Ian MacDonald began his successful career as a woodworker crafting cedar strip canoes in Edmonton. He and his family later moved to Oakville, Ont. where he expanded his repertoire to include the famed Adirondack chair. He purchased the original Adirondack pattern from the Smithsonian Institute in Washington, D.C. and before long he was building them in his woodworking studio.
“I put the finished chairs in my driveway,” MacDonald recalls. “Wasn’t too long before you’d see cars slowing down, checking them out.”
Of course, one of the benefits of buying a chair from a woodworker like Ian is his ability to custom-build one - as sometimes happens, according to his wife Linda.
“We’ll get a call from a wife who’ll tell us her husband is a little on the ‘large side’,” she laughs. “But that’s no problem - Ian can make them a little wider or deeper.”
MacDonald has tweaked the design a little to create Adirondack love seats and in his backyard you’ll find a splendid custom-built Adirondack swing. And, naturally, he can equip those broad arm paddles with a drink holder so your beer or pop won’t go for tumble if they’re bumped. And colour?
“We’ve seen people paint each board the full spectrum of the rainbow or in pastels,” says Linda. “People are using them as a canvas for art.”
MacDonald’s company, Harbour House WoodWorks, today not only produces the legendary Adirondack chair but also armoires, harvest and Shaker tables, cabinets, trellises and authentic wood-framed mirrors, to touch on a few of a wide variety of products that roll out of his woodworking studio in Bronte Harbour. He’s also into landscaping, and we’ll be talking to Ian in upcoming issues of CottageLink magazine about ideas for improving your cottage’s outdoor appearance.
For more information on MacDonald’s Adirondack chairs or his range of wood products, check out his website at www.harbourhousewoodworks.com or call (905) 847-0120.
Many will agree that sitting in a Muskoka chair at the cottage is the ticket to bliss - but a pair of authors insist you can go all the way to nirvana while comfortably seated in one.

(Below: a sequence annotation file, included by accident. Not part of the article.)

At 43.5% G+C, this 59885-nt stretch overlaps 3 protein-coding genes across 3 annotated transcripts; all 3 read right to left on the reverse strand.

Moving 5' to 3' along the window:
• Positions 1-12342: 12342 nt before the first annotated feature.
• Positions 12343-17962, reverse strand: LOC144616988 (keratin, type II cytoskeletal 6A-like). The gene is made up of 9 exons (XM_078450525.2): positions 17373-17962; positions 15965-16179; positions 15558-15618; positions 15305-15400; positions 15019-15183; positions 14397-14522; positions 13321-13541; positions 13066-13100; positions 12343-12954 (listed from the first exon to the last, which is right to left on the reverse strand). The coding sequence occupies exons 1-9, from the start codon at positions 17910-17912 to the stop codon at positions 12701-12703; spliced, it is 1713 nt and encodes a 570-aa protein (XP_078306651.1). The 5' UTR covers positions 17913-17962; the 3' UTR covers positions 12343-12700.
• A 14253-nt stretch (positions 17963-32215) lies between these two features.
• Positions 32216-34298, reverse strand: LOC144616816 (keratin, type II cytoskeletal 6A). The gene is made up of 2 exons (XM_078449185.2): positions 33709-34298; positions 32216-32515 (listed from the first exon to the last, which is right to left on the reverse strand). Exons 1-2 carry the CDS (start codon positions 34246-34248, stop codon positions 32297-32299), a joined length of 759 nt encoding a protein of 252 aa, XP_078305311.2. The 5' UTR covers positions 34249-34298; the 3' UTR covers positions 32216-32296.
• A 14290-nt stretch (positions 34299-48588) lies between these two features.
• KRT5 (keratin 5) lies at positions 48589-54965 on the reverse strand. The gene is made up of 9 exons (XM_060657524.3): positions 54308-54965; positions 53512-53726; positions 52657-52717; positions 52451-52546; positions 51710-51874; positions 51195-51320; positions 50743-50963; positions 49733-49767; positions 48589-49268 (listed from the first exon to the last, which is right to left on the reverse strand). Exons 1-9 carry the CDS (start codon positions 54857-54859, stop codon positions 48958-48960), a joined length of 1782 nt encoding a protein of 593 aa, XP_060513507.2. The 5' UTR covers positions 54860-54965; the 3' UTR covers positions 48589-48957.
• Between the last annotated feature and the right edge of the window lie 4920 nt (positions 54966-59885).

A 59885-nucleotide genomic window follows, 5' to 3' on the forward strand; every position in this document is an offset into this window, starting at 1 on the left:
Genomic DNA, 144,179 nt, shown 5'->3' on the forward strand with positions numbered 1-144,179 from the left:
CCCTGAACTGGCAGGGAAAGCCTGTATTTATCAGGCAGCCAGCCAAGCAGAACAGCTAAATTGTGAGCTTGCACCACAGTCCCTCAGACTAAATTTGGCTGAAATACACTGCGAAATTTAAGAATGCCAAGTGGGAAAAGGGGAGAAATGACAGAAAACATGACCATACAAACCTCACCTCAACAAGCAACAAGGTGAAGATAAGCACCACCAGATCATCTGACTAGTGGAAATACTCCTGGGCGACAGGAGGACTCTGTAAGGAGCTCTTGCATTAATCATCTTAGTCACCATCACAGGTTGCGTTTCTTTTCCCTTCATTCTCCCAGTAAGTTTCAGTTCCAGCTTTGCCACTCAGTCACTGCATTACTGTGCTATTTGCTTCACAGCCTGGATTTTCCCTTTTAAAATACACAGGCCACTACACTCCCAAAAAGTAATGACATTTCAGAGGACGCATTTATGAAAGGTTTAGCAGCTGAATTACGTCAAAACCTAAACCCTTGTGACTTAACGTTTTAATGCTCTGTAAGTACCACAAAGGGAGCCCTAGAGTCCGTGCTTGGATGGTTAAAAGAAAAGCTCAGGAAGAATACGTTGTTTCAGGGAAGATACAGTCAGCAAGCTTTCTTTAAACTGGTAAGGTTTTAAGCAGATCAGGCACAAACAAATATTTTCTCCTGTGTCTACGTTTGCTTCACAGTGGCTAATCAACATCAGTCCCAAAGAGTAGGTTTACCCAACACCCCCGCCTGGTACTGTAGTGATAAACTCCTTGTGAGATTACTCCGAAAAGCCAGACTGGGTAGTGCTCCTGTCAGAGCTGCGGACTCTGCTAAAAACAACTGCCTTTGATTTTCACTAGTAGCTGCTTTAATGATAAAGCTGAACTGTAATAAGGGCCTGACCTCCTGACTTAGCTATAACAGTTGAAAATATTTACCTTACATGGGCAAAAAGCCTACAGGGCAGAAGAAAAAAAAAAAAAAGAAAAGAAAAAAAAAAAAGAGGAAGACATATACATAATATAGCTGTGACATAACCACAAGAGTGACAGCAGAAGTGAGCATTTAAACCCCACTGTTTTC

Susan Feathers and Carol Sherman are practitioners of the 6,000-year-old art of yoga, and came up with the unique idea of combining it with a considerably younger form of relaxing, sitting in a Muskoka chair. Sherman is a former editor of Toronto-based magazines who practices yoga at her cottage, while Feathers is a professor of law in Philadelphia. The duo recently published Yoga in a Muskoka Chair: A Guide for Everyone, (Boston Mills Press, 2001, ISBN 1-55046-368-3). In the U.S., naturally, it’s being marketed as Yoga in an Adirondack Chair.
“With its slightly sloping back and its wide Popeye-like arms, the Muskoka chair provides an ideal starting point,” the authors write. “The stillness and stability that are the essence of an effective yoga practice can be experienced perfectly in the grounded and comfortable Muskoka chair.”
Traditional yoga postures such as the Fish and Cobra are outlined here, but instead of using a mat it’s your friendly, garden-variety Muskoka. You’ll also learn The Breath of Fire, the Flower and, our favourite, Ear Massage.
But before you move on to the exotic, you’ll find the only instructions we’re aware of how to sit in a Muskoka chair for maximum comfort, and, as a jumping off point for the yoga exercises. Here they are:
This is your basic sitting posture. Assume it at the beginning and end of each exercise. It's great for the breathing exercises, many of the postures and perfect for meditation.
The book is fully illustrated and a wonderful companion gift to go along with a new Muskoka chair. Suggested Canadian retail price is $14.95.